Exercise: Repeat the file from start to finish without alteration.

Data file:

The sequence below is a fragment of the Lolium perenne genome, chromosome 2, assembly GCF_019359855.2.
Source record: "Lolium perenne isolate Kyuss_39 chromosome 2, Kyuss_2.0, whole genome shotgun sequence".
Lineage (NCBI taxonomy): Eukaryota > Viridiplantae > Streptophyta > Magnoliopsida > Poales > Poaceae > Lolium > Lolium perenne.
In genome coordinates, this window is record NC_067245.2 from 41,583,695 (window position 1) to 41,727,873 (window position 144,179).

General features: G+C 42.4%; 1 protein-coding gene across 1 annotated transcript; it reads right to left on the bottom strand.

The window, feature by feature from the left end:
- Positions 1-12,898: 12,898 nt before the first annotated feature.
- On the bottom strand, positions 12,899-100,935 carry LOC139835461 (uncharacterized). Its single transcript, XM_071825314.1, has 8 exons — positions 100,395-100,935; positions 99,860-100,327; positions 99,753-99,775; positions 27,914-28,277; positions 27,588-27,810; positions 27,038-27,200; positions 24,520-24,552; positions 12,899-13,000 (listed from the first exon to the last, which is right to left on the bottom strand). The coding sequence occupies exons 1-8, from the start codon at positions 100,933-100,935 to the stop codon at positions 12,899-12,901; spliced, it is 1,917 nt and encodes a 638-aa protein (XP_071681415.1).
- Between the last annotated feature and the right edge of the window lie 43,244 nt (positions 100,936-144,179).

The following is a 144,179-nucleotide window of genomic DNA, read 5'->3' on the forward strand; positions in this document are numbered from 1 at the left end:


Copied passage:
The sequence below is a fragment of the Lolium perenne genome, chromosome 2, assembly GCF_019359855.2.
Source record: "Lolium perenne isolate Kyuss_39 chromosome 2, Kyuss_2.0, whole genome shotgun sequence".
Lineage (NCBI taxonomy): Eukaryota > Viridiplantae > Streptophyta > Magnoliopsida > Poales > Poaceae > Lolium > Lolium perenne.
In genome coordinates, this window is record NC_067245.2 from 41,583,695 (window position 1) to 41,727,873 (window position 144,179).

General features: G+C 42.4%; 1 protein-coding gene across 1 annotated transcript; it reads right to left on the bottom strand.

The window, feature by feature from the left end:
- Positions 1-12,898: 12,898 nt before the first annotated feature.
- On the bottom strand, positions 12,899-100,935 carry LOC139835461 (uncharacterized). Its single transcript, XM_071825314.1, has 8 exons — positions 100,395-100,935; positions 99,860-100,327; positions 99,753-99,775; positions 27,914-28,277; positions 27,588-27,810; positions 27,038-27,200; positions 24,520-24,552; positions 12,899-13,000 (listed from the first exon to the last, which is right to left on the bottom strand). The coding sequence occupies exons 1-8, from the start codon at positions 100,933-100,935 to the stop codon at positions 12,899-12,901; spliced, it is 1,917 nt and encodes a 638-aa protein (XP_071681415.1).
- Between the last annotated feature and the right edge of the window lie 43,244 nt (positions 100,936-144,179).

The following is a 144,179-nucleotide window of genomic DNA, read 5'->3' on the forward strand; positions in this document are numbered from 1 at the left end: